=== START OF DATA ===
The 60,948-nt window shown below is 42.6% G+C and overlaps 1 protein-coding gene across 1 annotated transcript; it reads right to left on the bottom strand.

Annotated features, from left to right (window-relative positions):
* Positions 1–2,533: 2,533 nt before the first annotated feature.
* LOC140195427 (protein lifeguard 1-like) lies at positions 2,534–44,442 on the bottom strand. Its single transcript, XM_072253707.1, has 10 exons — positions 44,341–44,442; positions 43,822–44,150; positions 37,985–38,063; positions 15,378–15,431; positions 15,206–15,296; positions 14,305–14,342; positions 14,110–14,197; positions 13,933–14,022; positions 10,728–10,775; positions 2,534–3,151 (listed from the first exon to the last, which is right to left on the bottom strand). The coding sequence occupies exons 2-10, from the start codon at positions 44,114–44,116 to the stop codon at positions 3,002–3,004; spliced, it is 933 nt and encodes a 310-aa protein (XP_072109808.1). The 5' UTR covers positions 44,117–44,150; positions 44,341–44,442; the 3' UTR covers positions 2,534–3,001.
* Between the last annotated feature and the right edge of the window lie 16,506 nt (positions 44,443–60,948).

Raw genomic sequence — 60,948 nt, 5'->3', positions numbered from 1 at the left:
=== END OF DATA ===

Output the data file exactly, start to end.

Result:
The 60,948-nt window shown below is 42.6% G+C and overlaps 1 protein-coding gene across 1 annotated transcript; it reads right to left on the bottom strand.

Annotated features, from left to right (window-relative positions):
* Positions 1–2,533: 2,533 nt before the first annotated feature.
* LOC140195427 (protein lifeguard 1-like) lies at positions 2,534–44,442 on the bottom strand. Its single transcript, XM_072253707.1, has 10 exons — positions 44,341–44,442; positions 43,822–44,150; positions 37,985–38,063; positions 15,378–15,431; positions 15,206–15,296; positions 14,305–14,342; positions 14,110–14,197; positions 13,933–14,022; positions 10,728–10,775; positions 2,534–3,151 (listed from the first exon to the last, which is right to left on the bottom strand). The coding sequence occupies exons 2-10, from the start codon at positions 44,114–44,116 to the stop codon at positions 3,002–3,004; spliced, it is 933 nt and encodes a 310-aa protein (XP_072109808.1). The 5' UTR covers positions 44,117–44,150; positions 44,341–44,442; the 3' UTR covers positions 2,534–3,001.
* Between the last annotated feature and the right edge of the window lie 16,506 nt (positions 44,443–60,948).

Raw genomic sequence — 60,948 nt, 5'->3', positions numbered from 1 at the left: